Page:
Metformin as a Geroprotector (Attia / Huberman)

But you are pre diabetic, right?

My last HbA1c was 5.8%. Since then I’ve started metformin and berberine.

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Keep in mind that these days, most primary care physicians are salaried employees of large groups, and health care systems. There is no reward system or kick backs. They treat patients based on current standard of care. Unfortunately, the includes only limited preventative medicine.

A much larger problem is the insurance industry which doesn’t pay for much preventative care.

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True, I’m not targeting just doctor’s with my comment; the entire system is “fee for service” - so the same is true for the insurance and hospitals, etc. (the Medical/Industrial complex, as they say)… They are all incentivized to want you as sick as possible, as long as possible, and to get as many treatments as possible. Admittedly, for the insurance companies, their incentive is to pay for as few services as possible, while maintaining the insurance income… so a different balance, but still counterproductive in many ways. Its changing… with chargebacks for readmitances to hospitals, etc., but still a long way to go.

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Might be relevant

More Studies on Metformin and Survival - SENS Research Foundation

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Isn’t this amazing enough in and of itself?

Having type 2 diabetes (T2D) robs a 50-year-old person of six years of life expectancy compared to a person who doesn’t have the disease, and simply lowering a diabetic’s blood sugar down to the low end of the diabetic range only claws back about four of those lost years.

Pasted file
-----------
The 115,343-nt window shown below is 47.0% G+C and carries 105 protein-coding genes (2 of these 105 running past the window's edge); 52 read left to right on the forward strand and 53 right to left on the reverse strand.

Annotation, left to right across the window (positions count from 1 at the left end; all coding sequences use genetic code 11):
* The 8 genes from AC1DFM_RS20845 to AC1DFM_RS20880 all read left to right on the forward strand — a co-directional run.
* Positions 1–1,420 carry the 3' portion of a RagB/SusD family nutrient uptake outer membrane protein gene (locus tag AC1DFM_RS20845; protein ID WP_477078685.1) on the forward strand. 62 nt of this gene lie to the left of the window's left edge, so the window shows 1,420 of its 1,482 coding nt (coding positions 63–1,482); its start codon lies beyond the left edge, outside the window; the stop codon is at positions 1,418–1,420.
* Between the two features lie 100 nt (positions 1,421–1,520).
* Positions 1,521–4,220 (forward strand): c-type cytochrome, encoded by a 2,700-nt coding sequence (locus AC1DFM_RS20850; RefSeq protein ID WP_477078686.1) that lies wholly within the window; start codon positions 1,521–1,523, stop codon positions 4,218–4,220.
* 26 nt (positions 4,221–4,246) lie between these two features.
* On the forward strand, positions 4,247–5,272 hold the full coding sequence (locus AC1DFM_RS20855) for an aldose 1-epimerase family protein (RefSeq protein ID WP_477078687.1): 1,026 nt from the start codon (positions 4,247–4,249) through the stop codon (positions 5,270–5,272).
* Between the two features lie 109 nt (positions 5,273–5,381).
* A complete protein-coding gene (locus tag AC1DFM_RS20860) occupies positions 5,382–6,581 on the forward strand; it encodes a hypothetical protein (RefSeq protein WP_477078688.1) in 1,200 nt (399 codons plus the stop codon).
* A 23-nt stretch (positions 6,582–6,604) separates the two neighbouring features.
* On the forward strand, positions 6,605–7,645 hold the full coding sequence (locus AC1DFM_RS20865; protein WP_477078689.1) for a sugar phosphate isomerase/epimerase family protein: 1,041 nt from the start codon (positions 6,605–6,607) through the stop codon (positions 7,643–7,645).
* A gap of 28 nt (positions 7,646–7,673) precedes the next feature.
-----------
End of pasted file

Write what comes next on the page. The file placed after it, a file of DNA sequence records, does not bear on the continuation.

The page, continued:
However given the above it’s best to think of Metformin as a tool to keep your blood sugar levels from getting into the diabetic range. I take both Metformin and Acarbose as my blood sugar is in a pre diabetic range. Probably due to Rapamycin. This is why Rapamycin plus Metformin or Acarbose works so well in mouse studies.

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Listening to this episode, my ears perked up when Peter mentioned that he is taking an SGLT2i based on how well it did in the ITP studies. I guess it’s probably canagaflozin. Not sure if that has been mentioned anywhere.

Edit: it’s mentioned at about 1:15:00 in the video

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I have always heard that empagliflozin was a better SGLT2i? What about dapagliflozin? I’m probably going to add one to my stack. Thoughts from the crowd as to which one is best?

Cana is what was used in ITP and showed longevity.

I think it also may have more SGLT1inhibition than the others. So if SGLT1 was needed for mammalian longevity effects the others may not be better or even do well as they if I understand it correctly have SGLT2i without much/any SGLT1i

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Define “best” in this case? Its hard because the ITP data is only based on canagliflozin use in their study, so we really don’t know if there was anything unique about canagliflozin itself, or if all “flozins” work the same and have equal (or better) efficacy.

For me - empagliflozin worked better and had fewer side effects, but your mileage may vary.

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Hi @John_Hemming apologies for tracking down an old post, but I’m very keen on boosting mitochondrial health. I take uralithin-a and have been following with much interest your citrate hypothesis (even going as far as visiting and reading your well curated website).

I have also been taking white willow bark extract.